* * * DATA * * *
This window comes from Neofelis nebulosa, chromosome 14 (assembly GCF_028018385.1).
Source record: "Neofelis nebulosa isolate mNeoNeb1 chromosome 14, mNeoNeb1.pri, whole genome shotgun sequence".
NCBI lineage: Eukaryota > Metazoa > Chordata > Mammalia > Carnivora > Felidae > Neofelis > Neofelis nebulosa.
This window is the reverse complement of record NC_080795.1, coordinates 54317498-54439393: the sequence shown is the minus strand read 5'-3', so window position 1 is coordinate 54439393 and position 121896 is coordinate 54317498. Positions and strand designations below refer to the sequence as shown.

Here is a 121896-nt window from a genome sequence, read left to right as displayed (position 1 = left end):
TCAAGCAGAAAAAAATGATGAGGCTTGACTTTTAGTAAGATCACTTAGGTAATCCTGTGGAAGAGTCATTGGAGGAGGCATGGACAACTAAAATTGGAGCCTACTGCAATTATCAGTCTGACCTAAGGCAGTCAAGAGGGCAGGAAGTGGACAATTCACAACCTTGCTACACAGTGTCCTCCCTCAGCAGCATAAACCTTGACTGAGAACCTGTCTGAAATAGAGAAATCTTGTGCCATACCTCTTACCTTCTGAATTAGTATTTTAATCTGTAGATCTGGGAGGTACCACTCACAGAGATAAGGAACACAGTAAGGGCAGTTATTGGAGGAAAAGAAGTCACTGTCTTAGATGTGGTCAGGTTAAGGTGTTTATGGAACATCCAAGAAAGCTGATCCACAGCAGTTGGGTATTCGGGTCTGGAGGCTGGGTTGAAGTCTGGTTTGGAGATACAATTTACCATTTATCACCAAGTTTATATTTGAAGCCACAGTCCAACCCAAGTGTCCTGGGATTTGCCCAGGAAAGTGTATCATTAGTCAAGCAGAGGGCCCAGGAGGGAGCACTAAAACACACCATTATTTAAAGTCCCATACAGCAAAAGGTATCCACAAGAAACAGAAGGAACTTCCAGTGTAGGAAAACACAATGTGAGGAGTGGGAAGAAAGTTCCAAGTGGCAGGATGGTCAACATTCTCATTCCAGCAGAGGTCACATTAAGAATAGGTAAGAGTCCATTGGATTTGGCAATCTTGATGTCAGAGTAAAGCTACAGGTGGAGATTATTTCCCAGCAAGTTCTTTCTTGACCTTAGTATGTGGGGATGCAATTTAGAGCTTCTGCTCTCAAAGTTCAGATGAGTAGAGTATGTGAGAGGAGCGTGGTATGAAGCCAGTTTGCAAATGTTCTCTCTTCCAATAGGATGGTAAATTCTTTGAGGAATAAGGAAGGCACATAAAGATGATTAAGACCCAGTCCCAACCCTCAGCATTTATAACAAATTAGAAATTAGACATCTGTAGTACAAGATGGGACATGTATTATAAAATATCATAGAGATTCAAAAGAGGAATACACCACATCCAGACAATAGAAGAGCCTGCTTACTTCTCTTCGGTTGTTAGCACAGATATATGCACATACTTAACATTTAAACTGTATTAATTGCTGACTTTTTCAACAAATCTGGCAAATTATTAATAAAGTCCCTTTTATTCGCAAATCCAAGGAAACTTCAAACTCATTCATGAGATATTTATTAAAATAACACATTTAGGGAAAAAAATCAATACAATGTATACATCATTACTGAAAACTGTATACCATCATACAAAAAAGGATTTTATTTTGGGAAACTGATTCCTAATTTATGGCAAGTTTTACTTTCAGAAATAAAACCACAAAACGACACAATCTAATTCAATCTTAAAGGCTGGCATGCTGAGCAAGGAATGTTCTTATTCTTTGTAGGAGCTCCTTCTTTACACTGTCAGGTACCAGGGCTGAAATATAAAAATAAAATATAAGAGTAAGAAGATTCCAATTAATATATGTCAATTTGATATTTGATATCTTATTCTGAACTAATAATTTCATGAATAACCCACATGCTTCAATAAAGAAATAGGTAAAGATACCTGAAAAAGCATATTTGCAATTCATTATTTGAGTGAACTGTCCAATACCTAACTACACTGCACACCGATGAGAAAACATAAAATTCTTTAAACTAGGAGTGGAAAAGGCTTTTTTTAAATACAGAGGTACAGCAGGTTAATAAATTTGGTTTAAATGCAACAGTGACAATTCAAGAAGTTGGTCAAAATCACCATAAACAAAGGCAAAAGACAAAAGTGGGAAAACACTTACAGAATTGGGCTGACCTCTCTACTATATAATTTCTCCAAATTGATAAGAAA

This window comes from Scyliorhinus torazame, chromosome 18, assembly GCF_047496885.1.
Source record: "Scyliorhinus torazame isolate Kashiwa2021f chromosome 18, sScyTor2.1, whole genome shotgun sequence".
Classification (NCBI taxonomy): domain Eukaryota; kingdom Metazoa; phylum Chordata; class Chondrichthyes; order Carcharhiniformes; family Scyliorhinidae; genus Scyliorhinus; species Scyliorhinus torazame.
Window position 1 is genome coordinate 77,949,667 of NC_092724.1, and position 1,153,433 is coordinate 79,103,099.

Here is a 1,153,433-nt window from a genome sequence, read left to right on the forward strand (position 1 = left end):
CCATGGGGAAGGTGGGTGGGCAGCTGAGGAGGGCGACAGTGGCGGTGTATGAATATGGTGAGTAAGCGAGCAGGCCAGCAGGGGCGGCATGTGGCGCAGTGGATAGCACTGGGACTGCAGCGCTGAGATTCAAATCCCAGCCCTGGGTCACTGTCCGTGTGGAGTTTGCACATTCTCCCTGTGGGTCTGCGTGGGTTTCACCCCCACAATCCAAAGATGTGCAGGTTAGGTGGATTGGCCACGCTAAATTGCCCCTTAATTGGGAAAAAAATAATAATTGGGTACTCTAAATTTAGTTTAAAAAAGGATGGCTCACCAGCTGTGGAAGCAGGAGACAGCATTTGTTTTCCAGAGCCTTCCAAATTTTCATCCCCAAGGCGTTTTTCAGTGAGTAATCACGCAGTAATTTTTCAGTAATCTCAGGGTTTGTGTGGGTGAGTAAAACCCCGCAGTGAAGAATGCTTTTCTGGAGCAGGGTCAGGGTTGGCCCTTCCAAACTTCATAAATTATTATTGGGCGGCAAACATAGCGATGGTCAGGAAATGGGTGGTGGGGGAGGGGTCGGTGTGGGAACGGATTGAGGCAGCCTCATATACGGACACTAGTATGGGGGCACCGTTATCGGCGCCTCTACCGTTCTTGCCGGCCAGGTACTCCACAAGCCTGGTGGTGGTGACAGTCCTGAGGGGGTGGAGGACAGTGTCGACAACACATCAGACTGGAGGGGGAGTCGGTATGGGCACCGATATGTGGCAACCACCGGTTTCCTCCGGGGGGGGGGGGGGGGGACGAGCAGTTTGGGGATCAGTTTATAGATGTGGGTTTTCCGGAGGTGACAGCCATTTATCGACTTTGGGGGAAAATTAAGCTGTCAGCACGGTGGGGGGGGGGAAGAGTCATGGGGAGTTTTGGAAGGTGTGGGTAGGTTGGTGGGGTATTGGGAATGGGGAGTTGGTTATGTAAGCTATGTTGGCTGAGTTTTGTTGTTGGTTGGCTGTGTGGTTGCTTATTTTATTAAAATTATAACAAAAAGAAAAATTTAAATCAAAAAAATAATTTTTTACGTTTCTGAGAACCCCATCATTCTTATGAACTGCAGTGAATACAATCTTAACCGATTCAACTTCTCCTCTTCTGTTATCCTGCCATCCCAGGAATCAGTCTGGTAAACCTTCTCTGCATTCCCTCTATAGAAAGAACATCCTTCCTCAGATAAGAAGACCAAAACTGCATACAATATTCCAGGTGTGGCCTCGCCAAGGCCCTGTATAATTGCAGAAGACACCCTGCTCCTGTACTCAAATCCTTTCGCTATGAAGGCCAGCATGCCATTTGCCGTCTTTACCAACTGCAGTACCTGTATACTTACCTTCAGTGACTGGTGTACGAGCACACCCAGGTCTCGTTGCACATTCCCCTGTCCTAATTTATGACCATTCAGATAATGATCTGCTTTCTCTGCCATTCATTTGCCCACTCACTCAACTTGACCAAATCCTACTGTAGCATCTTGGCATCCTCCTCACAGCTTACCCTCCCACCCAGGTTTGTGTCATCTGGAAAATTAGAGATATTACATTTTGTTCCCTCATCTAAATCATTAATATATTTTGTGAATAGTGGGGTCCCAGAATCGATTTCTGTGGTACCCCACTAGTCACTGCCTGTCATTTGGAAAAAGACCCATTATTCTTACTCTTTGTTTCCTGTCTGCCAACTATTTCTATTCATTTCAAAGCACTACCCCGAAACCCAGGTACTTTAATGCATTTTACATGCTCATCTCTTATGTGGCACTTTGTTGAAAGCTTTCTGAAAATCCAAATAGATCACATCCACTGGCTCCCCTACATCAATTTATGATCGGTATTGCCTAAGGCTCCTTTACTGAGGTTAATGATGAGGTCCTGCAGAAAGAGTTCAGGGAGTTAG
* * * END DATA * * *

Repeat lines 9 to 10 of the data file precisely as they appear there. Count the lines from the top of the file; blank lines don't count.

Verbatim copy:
Classification (NCBI taxonomy): domain Eukaryota; kingdom Metazoa; phylum Chordata; class Chondrichthyes; order Carcharhiniformes; family Scyliorhinidae; genus Scyliorhinus; species Scyliorhinus torazame.
Window position 1 is genome coordinate 77,949,667 of NC_092724.1, and position 1,153,433 is coordinate 79,103,099.